The geographic distribution, ownership, prices, and scope of practice at retail clinics

Article (PDF Available)inAnnals of internal medicine 151(5):315-20 · October 2009with37 Reads
Source: PubMed
Retail clinics are clinics within a retail store that provide simple acute and preventive care services for a fixed price without an appointment. To describe characteristics of retail clinics, including their location, scope of practice, prices, acceptance of insurance, and ownership, and to estimate the proportion of the U.S. population that lives within a short driving distance of such a clinic. Cross-sectional descriptive study. United States. All 982 retail clinics operating as of August 2008. Population living within a 5- and 10-minute driving distance of a retail clinic. In August 2008, 42 operators ran 982 clinics in 33 states; 88.4% were located in urban areas. Nearly half (44%) of all clinics were located in 5 states (Florida, California, Texas, Minnesota, and Illinois). All offered sore throat treatment (average price, $78) and more than 95% offered treatment of skin conditions, immunizations, pregnancy testing, and lipid or diabetes screening. Almost all (97%) accepted private insurance and Medicare fee-for-service (93%). Among 42 clinic operators, 25 are existing health care companies that operate 11% of the clinics, and 3 are for-profit retail chains that operate 73% of the clinics. An estimated 10.6% of the total U.S. and 13.4% of the urban U.S. population lives within a 5-minute driving distance of a retail clinic, whereas 28.7% (total) and 35.8% (urban) live within a 10-minute driving distance. Our inventory of clinics stopped in August 2008 and estimates of proximity are based on 2000 census data. Retail clinics are positioned to provide immunizations and care for simple acute conditions for a substantial segment of the urban U.S. population. California Healthcare Foundation.
    • "Currently retail clinics are widespread and easily accessible to large numbers of Americans , but these clinics may not be improving access to care for underserved populations, since most of the clinics were located outside medically underserved areas. [7, 8] Figure "
    Article · May 2015
    • "The first of such clinics began in the year 2000 [28]. This form of urgent care has proliferated in the last decade, with the number increasing ten-fold from 2006 to 2008 [29]. In 2009, almost 1,000 of these clinics existed in the United States [30]. "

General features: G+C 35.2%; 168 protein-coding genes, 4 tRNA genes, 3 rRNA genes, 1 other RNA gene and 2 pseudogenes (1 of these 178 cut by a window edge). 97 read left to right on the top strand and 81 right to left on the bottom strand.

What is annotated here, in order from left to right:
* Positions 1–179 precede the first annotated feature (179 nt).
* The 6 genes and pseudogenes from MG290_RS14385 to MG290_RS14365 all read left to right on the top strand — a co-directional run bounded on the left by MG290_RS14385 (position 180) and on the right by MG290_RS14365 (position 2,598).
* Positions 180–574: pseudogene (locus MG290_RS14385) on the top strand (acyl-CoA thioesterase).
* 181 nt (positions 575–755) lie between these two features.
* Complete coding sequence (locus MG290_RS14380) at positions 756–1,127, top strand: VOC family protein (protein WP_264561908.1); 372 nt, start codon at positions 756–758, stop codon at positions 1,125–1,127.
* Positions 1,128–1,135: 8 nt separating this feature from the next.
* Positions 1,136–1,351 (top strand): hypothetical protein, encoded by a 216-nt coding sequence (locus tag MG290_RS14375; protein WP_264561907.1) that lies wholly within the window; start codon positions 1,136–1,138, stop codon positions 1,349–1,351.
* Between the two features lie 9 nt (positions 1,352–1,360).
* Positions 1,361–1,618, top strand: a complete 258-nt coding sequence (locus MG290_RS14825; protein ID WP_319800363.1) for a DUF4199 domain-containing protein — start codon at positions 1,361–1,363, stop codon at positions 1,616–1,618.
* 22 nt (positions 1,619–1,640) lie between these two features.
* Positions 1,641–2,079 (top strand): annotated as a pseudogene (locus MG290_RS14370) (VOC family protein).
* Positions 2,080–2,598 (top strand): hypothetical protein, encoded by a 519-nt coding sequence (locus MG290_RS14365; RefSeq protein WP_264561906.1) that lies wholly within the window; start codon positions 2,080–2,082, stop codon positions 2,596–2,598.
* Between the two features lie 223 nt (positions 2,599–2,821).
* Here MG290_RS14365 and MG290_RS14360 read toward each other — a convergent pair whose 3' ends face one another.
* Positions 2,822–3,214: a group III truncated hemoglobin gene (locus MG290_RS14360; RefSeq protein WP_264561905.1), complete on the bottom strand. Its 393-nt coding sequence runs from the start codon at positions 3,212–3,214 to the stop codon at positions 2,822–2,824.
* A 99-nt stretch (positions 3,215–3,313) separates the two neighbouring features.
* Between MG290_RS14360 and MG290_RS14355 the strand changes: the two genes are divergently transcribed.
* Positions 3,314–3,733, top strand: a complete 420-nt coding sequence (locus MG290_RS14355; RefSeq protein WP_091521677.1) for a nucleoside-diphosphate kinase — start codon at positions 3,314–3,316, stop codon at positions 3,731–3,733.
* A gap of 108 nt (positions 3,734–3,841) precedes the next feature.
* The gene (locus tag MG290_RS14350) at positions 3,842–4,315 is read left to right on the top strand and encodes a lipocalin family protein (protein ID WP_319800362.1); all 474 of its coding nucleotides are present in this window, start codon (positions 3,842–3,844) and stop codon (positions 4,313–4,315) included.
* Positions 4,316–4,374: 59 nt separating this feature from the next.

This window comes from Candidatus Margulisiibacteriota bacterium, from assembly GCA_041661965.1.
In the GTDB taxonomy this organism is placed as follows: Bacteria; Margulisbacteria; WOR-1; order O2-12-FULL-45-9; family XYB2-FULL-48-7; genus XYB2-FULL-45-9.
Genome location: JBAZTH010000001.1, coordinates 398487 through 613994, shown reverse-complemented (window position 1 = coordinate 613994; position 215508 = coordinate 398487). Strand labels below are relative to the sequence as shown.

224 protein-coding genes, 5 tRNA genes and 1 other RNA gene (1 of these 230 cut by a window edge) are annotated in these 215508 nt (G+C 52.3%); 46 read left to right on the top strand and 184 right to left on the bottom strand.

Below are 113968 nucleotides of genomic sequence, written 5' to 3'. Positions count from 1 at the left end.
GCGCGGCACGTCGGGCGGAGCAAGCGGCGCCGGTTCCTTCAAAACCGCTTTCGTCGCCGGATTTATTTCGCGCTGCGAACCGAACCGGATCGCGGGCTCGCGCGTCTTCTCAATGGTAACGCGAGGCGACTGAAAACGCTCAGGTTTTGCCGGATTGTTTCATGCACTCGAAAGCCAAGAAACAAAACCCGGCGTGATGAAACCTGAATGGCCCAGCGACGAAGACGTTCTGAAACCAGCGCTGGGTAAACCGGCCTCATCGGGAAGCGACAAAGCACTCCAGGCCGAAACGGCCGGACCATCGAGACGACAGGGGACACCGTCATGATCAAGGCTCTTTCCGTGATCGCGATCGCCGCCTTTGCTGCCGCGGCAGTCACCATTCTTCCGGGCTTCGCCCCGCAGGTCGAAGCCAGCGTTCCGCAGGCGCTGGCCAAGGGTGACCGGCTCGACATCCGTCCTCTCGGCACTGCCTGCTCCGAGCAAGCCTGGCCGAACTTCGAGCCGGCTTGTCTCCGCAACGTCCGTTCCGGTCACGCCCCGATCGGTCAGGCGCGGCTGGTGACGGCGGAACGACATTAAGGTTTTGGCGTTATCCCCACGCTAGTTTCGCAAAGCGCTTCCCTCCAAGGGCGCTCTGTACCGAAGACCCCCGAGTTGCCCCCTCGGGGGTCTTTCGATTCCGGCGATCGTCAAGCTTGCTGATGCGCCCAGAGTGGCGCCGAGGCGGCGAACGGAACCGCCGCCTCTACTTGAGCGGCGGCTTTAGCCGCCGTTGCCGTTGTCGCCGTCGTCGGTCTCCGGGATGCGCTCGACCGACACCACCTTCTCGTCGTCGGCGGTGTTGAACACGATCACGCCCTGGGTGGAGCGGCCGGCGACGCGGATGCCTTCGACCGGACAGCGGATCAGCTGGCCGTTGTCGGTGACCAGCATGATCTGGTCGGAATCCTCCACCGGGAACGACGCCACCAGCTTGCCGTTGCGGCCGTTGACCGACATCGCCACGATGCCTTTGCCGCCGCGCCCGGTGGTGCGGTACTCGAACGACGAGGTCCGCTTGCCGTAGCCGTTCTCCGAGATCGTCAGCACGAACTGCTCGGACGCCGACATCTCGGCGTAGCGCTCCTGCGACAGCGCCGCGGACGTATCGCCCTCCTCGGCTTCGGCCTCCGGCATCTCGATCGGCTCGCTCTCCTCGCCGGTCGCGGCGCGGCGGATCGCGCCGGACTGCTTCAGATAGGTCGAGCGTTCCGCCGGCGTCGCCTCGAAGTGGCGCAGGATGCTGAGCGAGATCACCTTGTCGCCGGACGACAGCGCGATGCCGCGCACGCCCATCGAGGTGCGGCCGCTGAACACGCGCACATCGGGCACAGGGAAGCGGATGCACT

[Show abstract] [Hide abstract] ABSTRACT: Intermittent treatment of acute lower acuity situations has come to be defined as urgent rather than emergent care. The location of urgent care delivery has been shifting from exclusively hospital or office settings to other community locales. To review the concept of urgent care and the new models of health care delivery in the niche between hospitals and primary care. To highlight the roles of urgent care in Israel and compare these roles with those in other countries. Narrative review of the literature.Main findings: The new models of community based urgent care include 1) the urgent care center; 2) the retail or convenience clinic, 3) the free standing emergency center, and 4) the walk-in clinic. These models fall on a continuum of comprehensiveness. They offer care at a lower cost than hospital-based emergency departments and greater temporal convenience than primary care physicians. However, their impact on emergency department utilization and overcrowding or primary care physician overload is unclear.Israel has integrated its urgent care centers into its national health system by encouraging the use of urgent care centers and by requiring all health insurance funds to reimburse patients who use these centers. This integration is similar to the approach in England; however, the type of service is different in that the service in England is provided by nurses. It is different from most other countries where urgent care facilities are primarily private ventures. Community-based acute care facilities are becoming a part of the medical landscape in a number of countries. Still, they remain primarily on the fringe of organized medicine. Despite the important role of community-based acute care facilities in Israel, no nationwide study has been done in two decades. Health policy planning in Israel necessitates further study of urgent care use and its clinical outcomes.
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    • "Indeed, previous studies have shown that retail clinics are effectively delivering immunization services at a reduced cost compared to private offices, clinics, and hospitals. Moreover, many of these locales accept Medicaid thereby ensuring that lower income persons in urban areas are able to obtain flu shots in these convenient places [81, 82]. It is important to highlight the important role faith institutions have as a potential intervention point in future immunization campaigns. "
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